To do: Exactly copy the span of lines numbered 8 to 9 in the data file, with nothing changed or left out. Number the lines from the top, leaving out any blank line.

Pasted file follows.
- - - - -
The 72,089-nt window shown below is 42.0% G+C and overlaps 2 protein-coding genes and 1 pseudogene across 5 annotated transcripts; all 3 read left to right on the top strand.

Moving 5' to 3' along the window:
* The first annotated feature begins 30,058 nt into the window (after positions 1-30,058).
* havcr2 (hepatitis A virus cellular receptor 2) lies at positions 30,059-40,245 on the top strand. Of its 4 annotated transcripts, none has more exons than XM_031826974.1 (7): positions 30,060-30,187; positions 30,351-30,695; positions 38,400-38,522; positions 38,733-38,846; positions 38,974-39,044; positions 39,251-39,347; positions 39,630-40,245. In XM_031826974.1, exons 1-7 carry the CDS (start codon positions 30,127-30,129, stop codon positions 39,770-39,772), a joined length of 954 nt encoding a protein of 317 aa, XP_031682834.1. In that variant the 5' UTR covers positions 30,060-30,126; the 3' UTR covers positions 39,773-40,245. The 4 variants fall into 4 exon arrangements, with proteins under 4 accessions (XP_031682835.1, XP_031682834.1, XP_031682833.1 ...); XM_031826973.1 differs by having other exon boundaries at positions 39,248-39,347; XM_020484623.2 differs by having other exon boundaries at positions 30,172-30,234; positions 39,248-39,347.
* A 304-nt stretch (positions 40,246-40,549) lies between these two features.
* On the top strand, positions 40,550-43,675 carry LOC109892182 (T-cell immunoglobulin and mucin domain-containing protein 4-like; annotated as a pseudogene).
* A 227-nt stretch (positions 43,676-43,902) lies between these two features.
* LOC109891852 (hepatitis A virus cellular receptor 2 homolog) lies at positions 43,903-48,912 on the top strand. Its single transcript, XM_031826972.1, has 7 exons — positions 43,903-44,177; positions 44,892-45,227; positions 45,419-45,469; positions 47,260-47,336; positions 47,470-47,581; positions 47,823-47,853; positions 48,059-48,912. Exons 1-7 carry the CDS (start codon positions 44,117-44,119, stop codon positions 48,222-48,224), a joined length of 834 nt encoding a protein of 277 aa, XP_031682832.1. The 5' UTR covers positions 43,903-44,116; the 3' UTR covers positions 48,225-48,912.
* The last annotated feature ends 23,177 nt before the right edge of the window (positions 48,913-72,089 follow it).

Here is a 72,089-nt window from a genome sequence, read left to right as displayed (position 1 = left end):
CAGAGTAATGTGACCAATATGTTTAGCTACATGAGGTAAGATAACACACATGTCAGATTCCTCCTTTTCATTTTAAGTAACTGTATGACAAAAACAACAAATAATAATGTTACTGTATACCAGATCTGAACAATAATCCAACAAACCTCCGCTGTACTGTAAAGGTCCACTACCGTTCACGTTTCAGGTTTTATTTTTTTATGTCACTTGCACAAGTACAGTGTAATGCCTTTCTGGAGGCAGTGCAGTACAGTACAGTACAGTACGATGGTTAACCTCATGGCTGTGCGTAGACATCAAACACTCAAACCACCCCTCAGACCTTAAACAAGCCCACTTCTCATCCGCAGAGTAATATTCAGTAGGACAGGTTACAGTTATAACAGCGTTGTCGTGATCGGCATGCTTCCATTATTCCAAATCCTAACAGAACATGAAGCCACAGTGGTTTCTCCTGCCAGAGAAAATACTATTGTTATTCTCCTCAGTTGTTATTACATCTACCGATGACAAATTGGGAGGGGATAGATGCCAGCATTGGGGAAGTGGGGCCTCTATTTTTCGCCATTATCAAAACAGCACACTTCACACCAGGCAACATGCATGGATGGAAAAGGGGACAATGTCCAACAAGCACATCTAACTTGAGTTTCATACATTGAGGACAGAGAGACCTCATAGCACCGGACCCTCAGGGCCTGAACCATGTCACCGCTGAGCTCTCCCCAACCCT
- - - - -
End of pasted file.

* LOC109891852 (hepatitis A virus cellular receptor 2 homolog) lies at positions 43,903-48,912 on the top strand. Its single transcript, XM_031826972.1, has 7 exons — positions 43,903-44,177; positions 44,892-45,227; positions 45,419-45,469; positions 47,260-47,336; positions 47,470-47,581; positions 47,823-47,853; positions 48,059-48,912. Exons 1-7 carry the CDS (start codon positions 44,117-44,119, stop codon positions 48,222-48,224), a joined length of 834 nt encoding a protein of 277 aa, XP_031682832.1. The 5' UTR covers positions 43,903-44,116; the 3' UTR covers positions 48,225-48,912.
* The last annotated feature ends 23,177 nt before the right edge of the window (positions 48,913-72,089 follow it).